Reigning Ultimate Fighting Championship (UFC) Flyweight champion Demetrious Johnson will go for his record-tying tenth title defense this weekend (Sat., April 15, 2016) when he takes on Wilson Reis in the main event of UFC on FOX 24 in Kansas City, Missouri.
Regarded as the best pound-for-pound fighter in the world, Johnson has made a mockery of the 125-pound weight class, defeating everyone in his path en route to making history inside the Octagon.
But, his bank statements might not necessarily reflect his greatness.
While he isn’t exactly complaining about his pay (see it here), Johnson says he -- as well as the rest of the long-time defending champions — deserve a bit more money for successfully defending the belt repeatedly.
“I think once UFC shifts gears and starts paying the champions where it’s, ‘Hey you’re the champion you’ve defended your belt five times, we’re going to keep giving you extensive bonuses because we want to market a champion who stays a champion for a very, very long time and separate themselves from the class.’ If they put that person on that pedestal like this is an elite athlete,” Johnson said during a recent interview on The Fight Society podcast (via FOX Sports).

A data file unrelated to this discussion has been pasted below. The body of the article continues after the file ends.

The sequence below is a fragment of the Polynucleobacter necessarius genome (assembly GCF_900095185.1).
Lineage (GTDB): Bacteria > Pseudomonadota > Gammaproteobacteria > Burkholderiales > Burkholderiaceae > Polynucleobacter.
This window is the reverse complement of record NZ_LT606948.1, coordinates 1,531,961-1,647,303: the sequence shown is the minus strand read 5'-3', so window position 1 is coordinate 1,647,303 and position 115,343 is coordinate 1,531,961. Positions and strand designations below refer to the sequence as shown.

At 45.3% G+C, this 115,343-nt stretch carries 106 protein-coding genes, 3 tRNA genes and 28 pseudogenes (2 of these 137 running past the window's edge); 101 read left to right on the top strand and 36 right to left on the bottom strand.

For Johnson, seeing other sports stars get their just due further fuels his desire to see UFC follow suit.
“You have guys like Usain Bolt, the track-and-field community [praises] him as basically a track God because he comes out there time after time, event after event, 100M dash, the 200M dash, the 1X1 400M relay, he continues to break records. Michael Phelps, he was a swimming God because he’s a champion in his own events.”
Indeed, there is no comparing the type of pay Conor McGregor — a man who has won two titles for the promotion but has yet to defend either one — to that of Johnson’s. And while “Mighty Mouse” understands it’s all a numbers game for the WME-IMG-owned promotion, he wants the company to pay him — and other champs like him — accordingly.
“For me, I’m a champion, I’m going on my tenth title defense, so they need to start compensating guys more that way for being a nine-time, 10-time, 11-time [champion] instead of just, ‘Hey you lost two fights ago, but we’re going to give you $10.6 million; however, it does make sense because [Conor] did bring in the numbers so it kind of goes hand-in-hand,” Johnson said.